Stash has unveiled its own flavor of cash back rewards program. Stock-Back automatically invests in the companies where Stash debit card holders spend money. So, if a Stash user shops at Amazon, she’ll accrue factional shares in AMZN. If he eats at McDonalds, he’ll automatically become an MCD shareholder.
“Our ability to give customers the opportunity to save and build portfolios that mirror their spending behavior and preferences is incredibly powerful,” said Stash co-founder and president, Ed Robinson.
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Stock-Back has been in a limited beta release for the past few months and Robinson told Tearsheet that Stash made over 100,000 allocations of stock rewards during this period.
Stock-Back rewards are tiered:
- 5 percent stock-back at Netflix and Spotify
- 2 percent at Starbucks and Dunkin’
- 12.5 basis points for all other swipes or 25 bps if a customer has direct deposit turned on in her Stash account
“We’ve seen so much interest during the testing period for Stock-Back,” he said. “It creates so much community and social sharing. Our users are changing the way they spend, building portfolios, and telling other people about it. Those people are coming to us, asking if they can get access to Stock-Back, too.”
Stash gets into banking: Along with its reward program, Stash is officially launching banking services. Powered by Green Dot’s Banking as a Service Platform, Stash users will get access to a debit account with no overdraft or monthly maintenance fees, as well as ASAP Direct Deposit which enables customers to get paid up to two days early.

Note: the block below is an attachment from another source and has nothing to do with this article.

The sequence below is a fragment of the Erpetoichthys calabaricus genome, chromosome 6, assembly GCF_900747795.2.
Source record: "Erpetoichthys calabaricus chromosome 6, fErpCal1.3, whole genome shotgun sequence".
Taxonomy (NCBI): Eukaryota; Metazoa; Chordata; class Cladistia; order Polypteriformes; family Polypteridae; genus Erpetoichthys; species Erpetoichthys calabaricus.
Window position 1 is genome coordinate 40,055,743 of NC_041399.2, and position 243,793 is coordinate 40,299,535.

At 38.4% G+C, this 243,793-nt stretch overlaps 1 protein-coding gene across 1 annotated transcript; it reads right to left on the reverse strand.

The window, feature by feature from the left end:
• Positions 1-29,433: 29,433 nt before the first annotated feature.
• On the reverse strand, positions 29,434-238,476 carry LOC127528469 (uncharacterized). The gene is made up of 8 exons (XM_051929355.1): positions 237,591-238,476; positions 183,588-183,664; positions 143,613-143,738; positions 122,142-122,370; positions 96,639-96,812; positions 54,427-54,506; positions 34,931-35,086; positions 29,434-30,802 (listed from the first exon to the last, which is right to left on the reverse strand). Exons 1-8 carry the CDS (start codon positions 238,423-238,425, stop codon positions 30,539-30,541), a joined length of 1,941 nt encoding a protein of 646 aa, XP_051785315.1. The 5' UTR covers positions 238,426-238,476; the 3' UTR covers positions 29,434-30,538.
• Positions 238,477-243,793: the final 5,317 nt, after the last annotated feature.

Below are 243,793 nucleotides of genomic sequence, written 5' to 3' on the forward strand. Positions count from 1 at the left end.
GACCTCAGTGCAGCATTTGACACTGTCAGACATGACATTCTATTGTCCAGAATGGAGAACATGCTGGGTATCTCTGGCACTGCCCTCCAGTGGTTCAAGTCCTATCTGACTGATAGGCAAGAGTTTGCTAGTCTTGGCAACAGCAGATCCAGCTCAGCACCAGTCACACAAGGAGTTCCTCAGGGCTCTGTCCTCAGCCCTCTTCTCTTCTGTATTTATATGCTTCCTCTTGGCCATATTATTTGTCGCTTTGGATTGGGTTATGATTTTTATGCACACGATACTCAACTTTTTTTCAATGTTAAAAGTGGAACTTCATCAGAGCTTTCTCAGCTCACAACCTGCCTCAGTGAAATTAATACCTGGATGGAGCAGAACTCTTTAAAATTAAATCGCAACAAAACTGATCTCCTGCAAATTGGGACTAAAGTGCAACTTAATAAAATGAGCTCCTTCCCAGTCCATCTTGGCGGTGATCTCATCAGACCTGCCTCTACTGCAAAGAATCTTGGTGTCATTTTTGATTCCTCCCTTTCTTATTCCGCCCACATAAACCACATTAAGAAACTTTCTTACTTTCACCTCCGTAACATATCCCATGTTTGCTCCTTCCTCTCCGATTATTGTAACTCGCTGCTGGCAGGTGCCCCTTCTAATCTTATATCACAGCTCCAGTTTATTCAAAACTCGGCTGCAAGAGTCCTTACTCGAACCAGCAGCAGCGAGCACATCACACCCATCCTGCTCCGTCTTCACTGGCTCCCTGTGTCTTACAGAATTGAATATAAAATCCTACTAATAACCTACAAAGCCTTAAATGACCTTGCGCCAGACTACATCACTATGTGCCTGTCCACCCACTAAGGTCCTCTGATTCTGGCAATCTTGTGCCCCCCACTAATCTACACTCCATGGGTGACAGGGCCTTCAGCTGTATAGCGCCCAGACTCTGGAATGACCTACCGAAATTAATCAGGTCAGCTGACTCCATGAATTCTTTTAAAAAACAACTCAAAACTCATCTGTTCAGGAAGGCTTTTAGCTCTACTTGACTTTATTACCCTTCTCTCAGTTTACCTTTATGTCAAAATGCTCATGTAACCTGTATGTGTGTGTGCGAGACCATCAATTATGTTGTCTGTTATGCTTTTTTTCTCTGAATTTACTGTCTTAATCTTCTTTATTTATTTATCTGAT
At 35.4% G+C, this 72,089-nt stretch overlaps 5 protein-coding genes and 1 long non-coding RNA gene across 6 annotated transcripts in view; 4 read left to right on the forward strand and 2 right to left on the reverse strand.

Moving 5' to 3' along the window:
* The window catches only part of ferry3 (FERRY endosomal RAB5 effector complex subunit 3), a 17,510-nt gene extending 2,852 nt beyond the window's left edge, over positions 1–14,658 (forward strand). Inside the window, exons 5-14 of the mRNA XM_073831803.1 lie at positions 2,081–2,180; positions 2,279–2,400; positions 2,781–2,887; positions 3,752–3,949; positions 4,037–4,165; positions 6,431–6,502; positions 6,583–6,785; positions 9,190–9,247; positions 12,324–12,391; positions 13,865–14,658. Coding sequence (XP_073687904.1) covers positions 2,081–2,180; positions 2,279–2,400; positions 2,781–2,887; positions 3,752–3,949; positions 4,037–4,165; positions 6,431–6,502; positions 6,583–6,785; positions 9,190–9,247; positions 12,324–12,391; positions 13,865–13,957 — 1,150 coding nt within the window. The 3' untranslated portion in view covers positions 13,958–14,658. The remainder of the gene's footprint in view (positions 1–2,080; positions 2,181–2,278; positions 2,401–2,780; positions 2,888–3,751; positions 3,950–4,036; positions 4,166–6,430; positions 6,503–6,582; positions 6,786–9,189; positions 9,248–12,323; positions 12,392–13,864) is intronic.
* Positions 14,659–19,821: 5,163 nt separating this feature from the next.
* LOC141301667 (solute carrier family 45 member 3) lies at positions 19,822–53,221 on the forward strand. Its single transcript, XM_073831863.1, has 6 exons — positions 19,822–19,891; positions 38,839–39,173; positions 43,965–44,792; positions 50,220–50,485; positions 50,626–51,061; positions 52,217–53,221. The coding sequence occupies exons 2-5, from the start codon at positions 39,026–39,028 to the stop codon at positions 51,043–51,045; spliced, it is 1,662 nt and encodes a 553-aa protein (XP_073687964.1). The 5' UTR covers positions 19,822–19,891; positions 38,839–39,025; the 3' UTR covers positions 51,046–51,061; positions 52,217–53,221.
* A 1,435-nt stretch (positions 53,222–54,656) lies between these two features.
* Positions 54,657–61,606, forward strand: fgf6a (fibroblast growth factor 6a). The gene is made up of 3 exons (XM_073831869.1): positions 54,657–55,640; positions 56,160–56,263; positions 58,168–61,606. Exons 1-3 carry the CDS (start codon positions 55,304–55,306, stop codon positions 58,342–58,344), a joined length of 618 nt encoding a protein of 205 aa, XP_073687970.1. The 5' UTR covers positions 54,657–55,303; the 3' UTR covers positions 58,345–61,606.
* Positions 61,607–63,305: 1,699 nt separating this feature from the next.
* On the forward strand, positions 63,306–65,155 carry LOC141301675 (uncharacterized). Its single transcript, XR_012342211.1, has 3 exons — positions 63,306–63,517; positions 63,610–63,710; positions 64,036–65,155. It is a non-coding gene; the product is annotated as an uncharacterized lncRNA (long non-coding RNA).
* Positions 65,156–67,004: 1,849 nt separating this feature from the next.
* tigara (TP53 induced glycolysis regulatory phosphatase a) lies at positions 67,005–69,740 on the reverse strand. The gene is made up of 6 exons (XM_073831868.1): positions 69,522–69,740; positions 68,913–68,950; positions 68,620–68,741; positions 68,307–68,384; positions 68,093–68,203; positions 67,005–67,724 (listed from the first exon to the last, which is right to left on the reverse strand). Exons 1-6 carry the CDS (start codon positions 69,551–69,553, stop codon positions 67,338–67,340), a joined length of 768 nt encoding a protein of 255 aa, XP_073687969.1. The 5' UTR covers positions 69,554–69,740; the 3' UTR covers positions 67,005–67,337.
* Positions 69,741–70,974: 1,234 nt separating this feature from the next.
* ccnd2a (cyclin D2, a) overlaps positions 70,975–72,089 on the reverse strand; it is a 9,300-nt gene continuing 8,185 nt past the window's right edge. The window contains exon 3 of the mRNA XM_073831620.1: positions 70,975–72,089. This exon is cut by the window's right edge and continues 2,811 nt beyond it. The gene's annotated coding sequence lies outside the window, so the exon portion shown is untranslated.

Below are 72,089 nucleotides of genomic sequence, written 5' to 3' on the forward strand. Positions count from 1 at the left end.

“In the U.S., people aren’t used to receiving any rewards from their debit cards,” Robinson said. “The most powerful thing to Stock-Back and using the Stash debit card is you get dividends, build a portfolio, and get access to growth just by living your life.”
Unifying financial services: By offering a bank account, Stash continues to blend the lines between banking and investing. To help people save and invest more, the popular investment app recently added services like rounding up purchases to sweeping cash to an investment account. As Stash moves into banking, it mirrors the moves of challenger banks that are expanding their offerings into investing.
Robinson frequently cites the statistic that 80 percent of Americans live paycheck to paycheck. It’s these people that Stash is designed for.
“How do you break this trend? With technology, education, and removing fees,” he said. “A bank account and investment account should naturally sit next to each other. When you spend less one month, you should be moving money into your investment account. When you help the average American put a few bucks away every month, you start to beat the statistics.”
Also, kaching: Stash also announced a Series E investment of $65 million. The funding will be used to increase product growth and propel brand awareness.